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Thread: Punishment

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    darkened dreams labyrinthine's Avatar
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    There seems to be such a powerful drive in humans to punish each other. Why is this? It happens when people view those who fall outside their religion or culture, it happens on these boards so often for errors in reasoning, in families, when driving, and in countless other contexts. Sometimes it is a reprimand meant to improve the behavior of another person, but more often it seems to be done gratuitously, almost for personal pleasure, or a way to achieve social dominance. What are the reasons people punish each other? Is the goal often the betterment of the other person, or is it a way to advertise their worthlessness? Or do people engage in it to advertise their 'superiority'? or are they afraid of punishment themselves so they punish others first? I realize all these motivations are present in various contexts, but what is your take on this overwhelmingly present drive in humans?
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    for the good of the human race. the stupid people either have to become un-stupid, or we will lower their self confidence so that they will not want to reproduce anymore, and make more stupid babies.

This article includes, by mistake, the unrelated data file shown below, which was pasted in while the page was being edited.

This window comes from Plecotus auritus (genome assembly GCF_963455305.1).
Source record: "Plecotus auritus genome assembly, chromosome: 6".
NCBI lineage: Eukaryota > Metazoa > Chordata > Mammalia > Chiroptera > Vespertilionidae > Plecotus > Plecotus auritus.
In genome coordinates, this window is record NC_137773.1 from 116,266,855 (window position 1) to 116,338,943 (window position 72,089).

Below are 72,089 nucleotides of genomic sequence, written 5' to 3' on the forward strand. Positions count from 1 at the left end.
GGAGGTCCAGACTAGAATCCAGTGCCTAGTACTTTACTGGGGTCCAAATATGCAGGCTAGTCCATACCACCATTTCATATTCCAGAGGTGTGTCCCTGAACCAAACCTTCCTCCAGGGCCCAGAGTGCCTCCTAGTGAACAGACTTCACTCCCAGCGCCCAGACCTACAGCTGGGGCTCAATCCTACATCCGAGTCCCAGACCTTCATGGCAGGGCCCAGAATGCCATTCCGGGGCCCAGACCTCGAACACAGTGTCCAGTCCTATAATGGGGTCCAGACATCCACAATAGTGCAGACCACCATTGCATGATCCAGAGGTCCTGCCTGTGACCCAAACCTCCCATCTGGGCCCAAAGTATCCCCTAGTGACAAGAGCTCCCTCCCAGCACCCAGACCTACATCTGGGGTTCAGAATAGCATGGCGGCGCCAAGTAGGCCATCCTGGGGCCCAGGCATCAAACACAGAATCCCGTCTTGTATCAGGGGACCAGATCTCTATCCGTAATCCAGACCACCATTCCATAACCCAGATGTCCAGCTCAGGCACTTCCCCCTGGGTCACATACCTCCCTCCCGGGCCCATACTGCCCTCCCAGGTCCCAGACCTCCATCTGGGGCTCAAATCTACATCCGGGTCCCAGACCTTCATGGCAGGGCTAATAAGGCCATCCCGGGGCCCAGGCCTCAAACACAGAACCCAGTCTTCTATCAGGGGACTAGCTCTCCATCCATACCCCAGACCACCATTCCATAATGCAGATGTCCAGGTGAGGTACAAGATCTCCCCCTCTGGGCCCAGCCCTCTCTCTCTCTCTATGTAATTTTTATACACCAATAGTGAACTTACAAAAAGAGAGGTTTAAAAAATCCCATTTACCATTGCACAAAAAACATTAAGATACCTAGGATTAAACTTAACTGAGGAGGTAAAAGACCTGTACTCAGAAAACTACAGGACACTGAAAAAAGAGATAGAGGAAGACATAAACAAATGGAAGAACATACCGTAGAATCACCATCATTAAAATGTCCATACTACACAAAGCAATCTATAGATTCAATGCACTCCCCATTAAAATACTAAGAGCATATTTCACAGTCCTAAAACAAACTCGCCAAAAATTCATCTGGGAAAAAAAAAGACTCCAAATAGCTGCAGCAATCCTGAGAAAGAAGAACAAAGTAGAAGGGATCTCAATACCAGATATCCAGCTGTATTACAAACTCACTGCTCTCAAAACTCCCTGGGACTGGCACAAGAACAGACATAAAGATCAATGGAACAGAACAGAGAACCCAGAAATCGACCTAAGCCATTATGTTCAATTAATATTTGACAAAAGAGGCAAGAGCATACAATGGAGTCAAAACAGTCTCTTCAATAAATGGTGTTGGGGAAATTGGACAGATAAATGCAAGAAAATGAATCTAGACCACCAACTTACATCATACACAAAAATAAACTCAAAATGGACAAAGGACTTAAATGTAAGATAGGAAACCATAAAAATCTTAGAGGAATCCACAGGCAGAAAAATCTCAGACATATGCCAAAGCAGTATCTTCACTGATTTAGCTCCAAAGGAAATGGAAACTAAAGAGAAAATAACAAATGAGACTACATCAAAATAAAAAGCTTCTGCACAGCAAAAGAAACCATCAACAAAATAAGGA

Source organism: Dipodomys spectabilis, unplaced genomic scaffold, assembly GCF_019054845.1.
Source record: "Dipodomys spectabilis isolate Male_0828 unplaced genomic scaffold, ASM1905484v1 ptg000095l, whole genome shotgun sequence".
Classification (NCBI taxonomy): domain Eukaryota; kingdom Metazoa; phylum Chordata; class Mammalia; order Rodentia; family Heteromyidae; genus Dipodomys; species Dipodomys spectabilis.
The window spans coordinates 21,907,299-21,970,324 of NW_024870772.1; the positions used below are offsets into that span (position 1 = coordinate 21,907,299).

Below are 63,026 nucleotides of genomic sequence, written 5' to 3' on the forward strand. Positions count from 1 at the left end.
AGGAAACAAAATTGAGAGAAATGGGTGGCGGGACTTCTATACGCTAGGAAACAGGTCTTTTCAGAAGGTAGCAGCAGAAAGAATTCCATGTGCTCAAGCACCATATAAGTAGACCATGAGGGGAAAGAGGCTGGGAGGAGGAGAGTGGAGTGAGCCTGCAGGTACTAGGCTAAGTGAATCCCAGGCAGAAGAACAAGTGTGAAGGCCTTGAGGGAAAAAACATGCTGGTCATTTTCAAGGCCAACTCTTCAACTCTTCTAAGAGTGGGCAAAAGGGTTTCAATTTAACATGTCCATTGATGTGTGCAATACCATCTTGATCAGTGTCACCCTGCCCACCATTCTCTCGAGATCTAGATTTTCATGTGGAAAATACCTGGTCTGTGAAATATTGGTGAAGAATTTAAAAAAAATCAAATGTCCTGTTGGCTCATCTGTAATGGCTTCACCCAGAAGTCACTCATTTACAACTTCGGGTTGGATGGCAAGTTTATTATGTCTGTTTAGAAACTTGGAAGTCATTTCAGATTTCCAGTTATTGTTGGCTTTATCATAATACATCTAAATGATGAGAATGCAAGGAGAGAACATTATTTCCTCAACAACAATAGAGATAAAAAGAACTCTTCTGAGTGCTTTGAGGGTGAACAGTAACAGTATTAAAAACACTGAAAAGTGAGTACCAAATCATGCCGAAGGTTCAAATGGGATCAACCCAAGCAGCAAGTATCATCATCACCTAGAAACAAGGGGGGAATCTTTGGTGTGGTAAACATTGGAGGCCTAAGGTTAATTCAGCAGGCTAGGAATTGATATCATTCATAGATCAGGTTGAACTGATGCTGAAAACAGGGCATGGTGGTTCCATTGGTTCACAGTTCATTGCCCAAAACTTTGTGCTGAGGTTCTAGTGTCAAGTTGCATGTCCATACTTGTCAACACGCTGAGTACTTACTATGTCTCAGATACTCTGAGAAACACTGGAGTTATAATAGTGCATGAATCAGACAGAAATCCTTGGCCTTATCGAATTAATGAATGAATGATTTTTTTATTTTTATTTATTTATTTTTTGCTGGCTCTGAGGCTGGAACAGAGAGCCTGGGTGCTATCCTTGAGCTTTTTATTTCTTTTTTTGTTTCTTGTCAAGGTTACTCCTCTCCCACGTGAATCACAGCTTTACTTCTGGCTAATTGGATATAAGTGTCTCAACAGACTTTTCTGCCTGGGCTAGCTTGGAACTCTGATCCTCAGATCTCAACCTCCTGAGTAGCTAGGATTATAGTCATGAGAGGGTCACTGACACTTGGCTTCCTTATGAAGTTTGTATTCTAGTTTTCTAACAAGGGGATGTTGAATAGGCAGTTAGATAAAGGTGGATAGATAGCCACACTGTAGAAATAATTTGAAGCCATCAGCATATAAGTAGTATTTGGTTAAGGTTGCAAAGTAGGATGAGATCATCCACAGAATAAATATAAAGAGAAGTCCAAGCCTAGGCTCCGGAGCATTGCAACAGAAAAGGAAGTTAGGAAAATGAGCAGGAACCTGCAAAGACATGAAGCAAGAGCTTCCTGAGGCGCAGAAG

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    Quote Originally Posted by toonia View Post
    There seems to be such a powerful drive in humans to punish each other. Why is this? It happens when people view those who fall outside their religion or culture, it happens on these boards so often for errors in reasoning, in families, when driving, and in countless other contexts. Sometimes it is a reprimand meant to improve the behavior of another person, but more often it seems to be done gratuitously, almost for personal pleasure, or a way to achieve social dominance. What are the reasons people punish each other? Is the goal often the betterment of the other person, or is it a way to advertise their worthlessness? Or do people engage in it to advertise their 'superiority'? or are they afraid of punishment themselves so they punish others first? I realize all these motivations are present in various contexts, but what is your take on this overwhelmingly present drive in humans?
    Well, punishment is a way of ensuring that a behavior will not be repeated, albeit not always ethical and effective.